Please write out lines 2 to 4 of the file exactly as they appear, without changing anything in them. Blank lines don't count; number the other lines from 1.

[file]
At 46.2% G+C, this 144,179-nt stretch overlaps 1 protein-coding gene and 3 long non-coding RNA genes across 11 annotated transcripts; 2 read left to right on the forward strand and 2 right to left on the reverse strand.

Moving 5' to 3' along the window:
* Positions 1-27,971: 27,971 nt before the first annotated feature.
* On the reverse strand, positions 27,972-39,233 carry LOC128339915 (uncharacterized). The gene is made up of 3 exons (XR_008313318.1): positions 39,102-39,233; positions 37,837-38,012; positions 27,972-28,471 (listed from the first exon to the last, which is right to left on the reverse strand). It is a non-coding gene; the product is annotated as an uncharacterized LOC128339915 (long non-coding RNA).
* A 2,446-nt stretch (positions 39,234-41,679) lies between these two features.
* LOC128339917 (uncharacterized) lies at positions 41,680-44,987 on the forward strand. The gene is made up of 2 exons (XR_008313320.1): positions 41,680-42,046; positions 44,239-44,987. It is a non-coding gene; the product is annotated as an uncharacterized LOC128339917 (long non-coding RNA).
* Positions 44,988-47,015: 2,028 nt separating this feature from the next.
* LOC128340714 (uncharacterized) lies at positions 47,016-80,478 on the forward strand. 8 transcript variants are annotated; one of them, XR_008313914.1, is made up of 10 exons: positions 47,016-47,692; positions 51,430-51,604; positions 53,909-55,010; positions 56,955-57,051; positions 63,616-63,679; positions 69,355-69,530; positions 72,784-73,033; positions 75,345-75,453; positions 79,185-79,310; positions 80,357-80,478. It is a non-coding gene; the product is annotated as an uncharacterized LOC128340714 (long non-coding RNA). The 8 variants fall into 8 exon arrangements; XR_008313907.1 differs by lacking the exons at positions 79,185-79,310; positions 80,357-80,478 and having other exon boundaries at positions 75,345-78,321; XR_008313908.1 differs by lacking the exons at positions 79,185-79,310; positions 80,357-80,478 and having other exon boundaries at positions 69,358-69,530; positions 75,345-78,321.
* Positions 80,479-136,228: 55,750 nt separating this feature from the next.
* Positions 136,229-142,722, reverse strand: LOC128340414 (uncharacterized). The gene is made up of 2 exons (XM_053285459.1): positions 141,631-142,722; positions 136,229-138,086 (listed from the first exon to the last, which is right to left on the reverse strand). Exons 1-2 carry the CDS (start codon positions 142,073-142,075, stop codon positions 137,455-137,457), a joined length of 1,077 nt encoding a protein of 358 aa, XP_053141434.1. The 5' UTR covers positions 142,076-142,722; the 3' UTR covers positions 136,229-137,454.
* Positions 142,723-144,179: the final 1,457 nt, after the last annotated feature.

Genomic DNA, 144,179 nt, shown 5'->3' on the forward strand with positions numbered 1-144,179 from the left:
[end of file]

Moving 5' to 3' along the window:
* Positions 1-27,971: 27,971 nt before the first annotated feature.
* On the reverse strand, positions 27,972-39,233 carry LOC128339915 (uncharacterized). The gene is made up of 3 exons (XR_008313318.1): positions 39,102-39,233; positions 37,837-38,012; positions 27,972-28,471 (listed from the first exon to the last, which is right to left on the reverse strand). It is a non-coding gene; the product is annotated as an uncharacterized LOC128339915 (long non-coding RNA).